Animal Behavior Department Summer Research
Of more than 250 persons receiving the B.A. or B.S. in animal behavior since 1968, approximately one-fifth continued their study in professional schools (medical, dental, veterinary), a third conducted advanced work in an academic field (biology, psychology, zoology, ecology), one fifth went into research, zoo, museum, or foundation work, and the remainder have undertaken a variety of productive careers, including communications, law, industry, foreign service, and the ministry.
The availability of animal colonies at Bucknell complements field work conducted in a variety of settings off campus. The Bucknell facilities feature long-standing troops of primates, including Hamadryas baboons from the Old World, squirrel monkeys from the New World, and both ringtailed and redfronted lemurs from Madagascar; eucosical insects, pigeons, and both wild and laboratory rodents. Research interests of faculty-student cooperative groups focus on the topics of ecology, evolution and development of social behavior, brain physiology, sensory systems, plant and animal interaction, ornithology, behavioral endocrinology, social and environmental regulation, marine environments, limnology, vertebrate anatomy, animal learning, genetics, and experimental design and statistics.
Students are encouraged to assist ongoing research programs by developing their understanding and skills during the academic year and also during the summer months and January when time for research can be concentrated. As students progress with their skills and depth of understanding, they undertake work of greater independence, often designing their own experiments and conducting them with other students under the supervision of faculty. Some students make use of internships or study at other labs or field sites in the United States and abroad. The undertaking of a senior thesis is encouraged, as this experience provides the students with the opportunity to analyze and synthesize information collected during research of the most independent and original variety.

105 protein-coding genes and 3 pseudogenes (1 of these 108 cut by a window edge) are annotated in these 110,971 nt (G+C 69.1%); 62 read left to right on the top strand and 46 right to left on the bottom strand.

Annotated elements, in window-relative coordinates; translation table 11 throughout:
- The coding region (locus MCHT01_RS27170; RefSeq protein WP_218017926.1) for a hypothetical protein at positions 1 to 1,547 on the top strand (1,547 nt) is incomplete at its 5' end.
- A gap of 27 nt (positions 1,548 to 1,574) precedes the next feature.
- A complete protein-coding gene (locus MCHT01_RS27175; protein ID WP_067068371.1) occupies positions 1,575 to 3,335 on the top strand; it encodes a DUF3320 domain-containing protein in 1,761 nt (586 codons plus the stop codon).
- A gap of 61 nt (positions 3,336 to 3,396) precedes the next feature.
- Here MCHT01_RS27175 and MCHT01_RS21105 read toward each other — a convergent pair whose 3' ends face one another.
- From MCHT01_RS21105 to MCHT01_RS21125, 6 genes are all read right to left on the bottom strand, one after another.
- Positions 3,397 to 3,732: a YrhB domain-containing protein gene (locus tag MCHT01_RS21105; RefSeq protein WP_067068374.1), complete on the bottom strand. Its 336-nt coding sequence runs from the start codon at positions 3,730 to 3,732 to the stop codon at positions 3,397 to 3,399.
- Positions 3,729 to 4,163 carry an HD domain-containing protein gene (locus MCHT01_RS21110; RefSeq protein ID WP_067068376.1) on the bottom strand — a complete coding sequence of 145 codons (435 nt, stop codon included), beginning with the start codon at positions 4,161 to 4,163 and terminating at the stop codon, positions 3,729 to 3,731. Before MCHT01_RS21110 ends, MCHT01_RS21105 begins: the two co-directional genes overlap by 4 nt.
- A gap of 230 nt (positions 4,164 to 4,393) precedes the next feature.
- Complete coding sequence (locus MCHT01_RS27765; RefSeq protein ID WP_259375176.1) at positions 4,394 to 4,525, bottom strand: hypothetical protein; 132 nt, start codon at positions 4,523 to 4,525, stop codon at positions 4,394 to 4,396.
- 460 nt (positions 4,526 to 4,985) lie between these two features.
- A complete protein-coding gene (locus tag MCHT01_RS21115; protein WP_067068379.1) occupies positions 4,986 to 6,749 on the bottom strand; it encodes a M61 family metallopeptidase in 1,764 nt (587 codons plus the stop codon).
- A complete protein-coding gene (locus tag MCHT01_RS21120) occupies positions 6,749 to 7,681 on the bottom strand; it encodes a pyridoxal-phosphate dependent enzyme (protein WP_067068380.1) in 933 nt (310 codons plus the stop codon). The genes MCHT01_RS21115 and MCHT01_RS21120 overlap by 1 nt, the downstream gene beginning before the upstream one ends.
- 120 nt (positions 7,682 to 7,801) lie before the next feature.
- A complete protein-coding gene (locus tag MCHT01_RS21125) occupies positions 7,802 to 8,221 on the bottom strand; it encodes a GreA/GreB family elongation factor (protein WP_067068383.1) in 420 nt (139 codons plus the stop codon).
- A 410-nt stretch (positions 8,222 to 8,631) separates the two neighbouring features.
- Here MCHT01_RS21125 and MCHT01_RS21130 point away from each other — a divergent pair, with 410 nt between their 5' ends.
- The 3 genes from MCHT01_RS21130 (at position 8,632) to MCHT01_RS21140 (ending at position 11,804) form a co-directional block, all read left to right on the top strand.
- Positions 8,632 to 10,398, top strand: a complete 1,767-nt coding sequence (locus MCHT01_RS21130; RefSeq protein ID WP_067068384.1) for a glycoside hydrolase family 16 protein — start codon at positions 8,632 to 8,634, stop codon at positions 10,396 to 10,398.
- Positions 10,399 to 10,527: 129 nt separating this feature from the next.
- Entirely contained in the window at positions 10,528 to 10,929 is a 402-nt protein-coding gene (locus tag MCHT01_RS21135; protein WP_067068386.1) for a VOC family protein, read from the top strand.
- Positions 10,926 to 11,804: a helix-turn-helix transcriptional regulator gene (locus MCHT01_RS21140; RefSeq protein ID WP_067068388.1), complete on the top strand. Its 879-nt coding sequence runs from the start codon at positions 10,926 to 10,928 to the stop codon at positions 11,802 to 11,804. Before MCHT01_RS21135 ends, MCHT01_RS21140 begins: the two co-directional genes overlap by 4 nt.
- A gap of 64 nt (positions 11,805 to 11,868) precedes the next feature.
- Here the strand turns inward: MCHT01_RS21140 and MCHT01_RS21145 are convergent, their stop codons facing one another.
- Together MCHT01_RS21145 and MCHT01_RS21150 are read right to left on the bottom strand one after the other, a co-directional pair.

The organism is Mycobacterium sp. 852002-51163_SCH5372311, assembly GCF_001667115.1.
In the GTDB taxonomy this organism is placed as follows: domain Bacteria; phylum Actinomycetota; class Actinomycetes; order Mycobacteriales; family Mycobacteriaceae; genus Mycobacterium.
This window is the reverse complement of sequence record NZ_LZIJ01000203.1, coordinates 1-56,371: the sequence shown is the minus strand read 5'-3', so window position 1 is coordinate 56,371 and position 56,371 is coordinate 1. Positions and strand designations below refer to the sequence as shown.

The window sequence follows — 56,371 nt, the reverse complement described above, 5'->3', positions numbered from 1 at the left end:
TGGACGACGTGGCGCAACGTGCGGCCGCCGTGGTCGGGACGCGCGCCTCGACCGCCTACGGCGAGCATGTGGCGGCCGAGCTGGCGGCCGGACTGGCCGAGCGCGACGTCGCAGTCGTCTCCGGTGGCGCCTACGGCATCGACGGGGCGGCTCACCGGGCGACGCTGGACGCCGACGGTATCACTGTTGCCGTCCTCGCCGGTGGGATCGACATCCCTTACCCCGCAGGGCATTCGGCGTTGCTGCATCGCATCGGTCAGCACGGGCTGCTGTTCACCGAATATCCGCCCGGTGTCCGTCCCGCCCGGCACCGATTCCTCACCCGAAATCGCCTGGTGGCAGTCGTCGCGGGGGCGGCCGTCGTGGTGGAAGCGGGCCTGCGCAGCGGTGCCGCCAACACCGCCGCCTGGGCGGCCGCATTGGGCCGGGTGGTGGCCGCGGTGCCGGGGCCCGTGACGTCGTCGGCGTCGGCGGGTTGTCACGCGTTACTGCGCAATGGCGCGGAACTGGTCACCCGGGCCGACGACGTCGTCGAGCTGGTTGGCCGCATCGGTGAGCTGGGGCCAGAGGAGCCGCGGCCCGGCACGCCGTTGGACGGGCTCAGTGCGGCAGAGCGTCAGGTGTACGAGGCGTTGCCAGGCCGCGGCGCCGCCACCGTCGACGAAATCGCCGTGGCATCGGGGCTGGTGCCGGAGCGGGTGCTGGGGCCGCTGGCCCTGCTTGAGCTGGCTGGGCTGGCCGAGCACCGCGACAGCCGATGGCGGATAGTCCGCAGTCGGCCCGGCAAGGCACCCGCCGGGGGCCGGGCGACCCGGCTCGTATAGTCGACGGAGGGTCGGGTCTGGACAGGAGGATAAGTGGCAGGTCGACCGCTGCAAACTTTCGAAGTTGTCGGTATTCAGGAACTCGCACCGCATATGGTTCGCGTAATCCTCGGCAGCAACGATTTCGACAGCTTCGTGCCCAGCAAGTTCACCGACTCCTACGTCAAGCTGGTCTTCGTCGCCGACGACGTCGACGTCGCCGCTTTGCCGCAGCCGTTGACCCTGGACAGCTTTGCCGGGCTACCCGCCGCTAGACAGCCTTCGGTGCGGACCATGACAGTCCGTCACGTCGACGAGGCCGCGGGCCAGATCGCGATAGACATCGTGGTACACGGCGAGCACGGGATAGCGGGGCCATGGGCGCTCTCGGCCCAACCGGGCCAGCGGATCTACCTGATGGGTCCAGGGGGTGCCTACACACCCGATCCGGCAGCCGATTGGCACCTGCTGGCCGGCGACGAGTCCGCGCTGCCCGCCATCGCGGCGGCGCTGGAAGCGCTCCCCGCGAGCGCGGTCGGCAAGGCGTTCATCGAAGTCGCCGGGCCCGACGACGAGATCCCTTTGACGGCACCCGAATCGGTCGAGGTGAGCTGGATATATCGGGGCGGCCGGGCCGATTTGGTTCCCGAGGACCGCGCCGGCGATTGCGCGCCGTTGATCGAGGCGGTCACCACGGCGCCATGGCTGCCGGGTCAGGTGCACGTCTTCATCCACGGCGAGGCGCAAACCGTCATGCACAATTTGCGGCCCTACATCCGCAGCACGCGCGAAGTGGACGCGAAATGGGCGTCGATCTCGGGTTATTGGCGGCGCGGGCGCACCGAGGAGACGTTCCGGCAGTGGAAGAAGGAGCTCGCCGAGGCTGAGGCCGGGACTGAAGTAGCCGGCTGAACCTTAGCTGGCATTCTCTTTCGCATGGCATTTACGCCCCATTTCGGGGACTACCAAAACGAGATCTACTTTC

Because 10 faculty work and teach within the program, and because there is an average of eight to 10 majors per class year, students work closely with faculty and with one another. Over the last 25 years, 113 publications in scientific journals have been published by faculty and students working together. The number of conference papers and reports is far larger. Graduates have been conspicuously successful in receiving fellowships for advanced study. In the last decade, three have received the prestigious Marshall Fellowship for advanced study in the United Kingdom, three received Rotary International fellowships, eight received National Science Foundation fellowships, and one a Truman Fellowship.
Departmental Research Programs: